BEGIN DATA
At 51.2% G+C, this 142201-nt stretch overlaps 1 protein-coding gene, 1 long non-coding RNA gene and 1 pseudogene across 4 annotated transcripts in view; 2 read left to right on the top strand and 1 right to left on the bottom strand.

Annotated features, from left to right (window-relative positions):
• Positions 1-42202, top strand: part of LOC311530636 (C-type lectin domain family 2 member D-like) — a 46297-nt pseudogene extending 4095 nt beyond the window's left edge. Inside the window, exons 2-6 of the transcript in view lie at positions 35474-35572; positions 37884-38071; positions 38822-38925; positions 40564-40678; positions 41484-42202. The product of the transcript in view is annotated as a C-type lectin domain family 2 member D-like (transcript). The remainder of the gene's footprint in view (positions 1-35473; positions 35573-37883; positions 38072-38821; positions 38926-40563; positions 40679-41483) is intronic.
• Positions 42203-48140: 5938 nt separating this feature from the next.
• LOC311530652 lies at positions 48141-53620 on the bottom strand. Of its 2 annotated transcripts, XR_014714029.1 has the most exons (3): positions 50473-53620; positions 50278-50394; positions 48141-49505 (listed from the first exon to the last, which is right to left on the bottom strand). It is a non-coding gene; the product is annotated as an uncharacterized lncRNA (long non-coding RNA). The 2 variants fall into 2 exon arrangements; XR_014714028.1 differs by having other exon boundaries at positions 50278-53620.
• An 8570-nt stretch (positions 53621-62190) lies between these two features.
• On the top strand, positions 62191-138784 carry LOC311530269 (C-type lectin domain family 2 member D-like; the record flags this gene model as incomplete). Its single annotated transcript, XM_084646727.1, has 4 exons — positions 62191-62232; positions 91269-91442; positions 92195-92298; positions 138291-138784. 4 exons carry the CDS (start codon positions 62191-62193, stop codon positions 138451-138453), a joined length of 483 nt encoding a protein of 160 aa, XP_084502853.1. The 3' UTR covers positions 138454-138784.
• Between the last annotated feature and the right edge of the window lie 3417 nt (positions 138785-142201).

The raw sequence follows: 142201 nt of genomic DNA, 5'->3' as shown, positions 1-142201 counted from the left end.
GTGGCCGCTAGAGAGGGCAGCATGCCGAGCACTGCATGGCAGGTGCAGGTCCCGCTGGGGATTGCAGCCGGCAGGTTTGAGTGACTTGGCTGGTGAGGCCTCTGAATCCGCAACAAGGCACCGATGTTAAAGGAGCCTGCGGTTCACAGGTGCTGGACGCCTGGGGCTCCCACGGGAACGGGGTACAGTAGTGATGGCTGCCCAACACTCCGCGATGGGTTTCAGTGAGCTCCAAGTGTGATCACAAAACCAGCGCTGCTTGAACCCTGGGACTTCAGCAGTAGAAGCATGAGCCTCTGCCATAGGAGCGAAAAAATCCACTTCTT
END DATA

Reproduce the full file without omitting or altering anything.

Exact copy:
At 51.2% G+C, this 142201-nt stretch overlaps 1 protein-coding gene, 1 long non-coding RNA gene and 1 pseudogene across 4 annotated transcripts in view; 2 read left to right on the top strand and 1 right to left on the bottom strand.

Annotated features, from left to right (window-relative positions):
• Positions 1-42202, top strand: part of LOC311530636 (C-type lectin domain family 2 member D-like) — a 46297-nt pseudogene extending 4095 nt beyond the window's left edge. Inside the window, exons 2-6 of the transcript in view lie at positions 35474-35572; positions 37884-38071; positions 38822-38925; positions 40564-40678; positions 41484-42202. The product of the transcript in view is annotated as a C-type lectin domain family 2 member D-like (transcript). The remainder of the gene's footprint in view (positions 1-35473; positions 35573-37883; positions 38072-38821; positions 38926-40563; positions 40679-41483) is intronic.
• Positions 42203-48140: 5938 nt separating this feature from the next.
• LOC311530652 lies at positions 48141-53620 on the bottom strand. Of its 2 annotated transcripts, XR_014714029.1 has the most exons (3): positions 50473-53620; positions 50278-50394; positions 48141-49505 (listed from the first exon to the last, which is right to left on the bottom strand). It is a non-coding gene; the product is annotated as an uncharacterized lncRNA (long non-coding RNA). The 2 variants fall into 2 exon arrangements; XR_014714028.1 differs by having other exon boundaries at positions 50278-53620.
• An 8570-nt stretch (positions 53621-62190) lies between these two features.
• On the top strand, positions 62191-138784 carry LOC311530269 (C-type lectin domain family 2 member D-like; the record flags this gene model as incomplete). Its single annotated transcript, XM_084646727.1, has 4 exons — positions 62191-62232; positions 91269-91442; positions 92195-92298; positions 138291-138784. 4 exons carry the CDS (start codon positions 62191-62193, stop codon positions 138451-138453), a joined length of 483 nt encoding a protein of 160 aa, XP_084502853.1. The 3' UTR covers positions 138454-138784.
• Between the last annotated feature and the right edge of the window lie 3417 nt (positions 138785-142201).

The raw sequence follows: 142201 nt of genomic DNA, 5'->3' as shown, positions 1-142201 counted from the left end.
GTGGCCGCTAGAGAGGGCAGCATGCCGAGCACTGCATGGCAGGTGCAGGTCCCGCTGGGGATTGCAGCCGGCAGGTTTGAGTGACTTGGCTGGTGAGGCCTCTGAATCCGCAACAAGGCACCGATGTTAAAGGAGCCTGCGGTTCACAGGTGCTGGACGCCTGGGGCTCCCACGGGAACGGGGTACAGTAGTGATGGCTGCCCAACACTCCGCGATGGGTTTCAGTGAGCTCCAAGTGTGATCACAAAACCAGCGCTGCTTGAACCCTGGGACTTCAGCAGTAGAAGCATGAGCCTCTGCCATAGGAGCGAAAAAATCCACTTCTT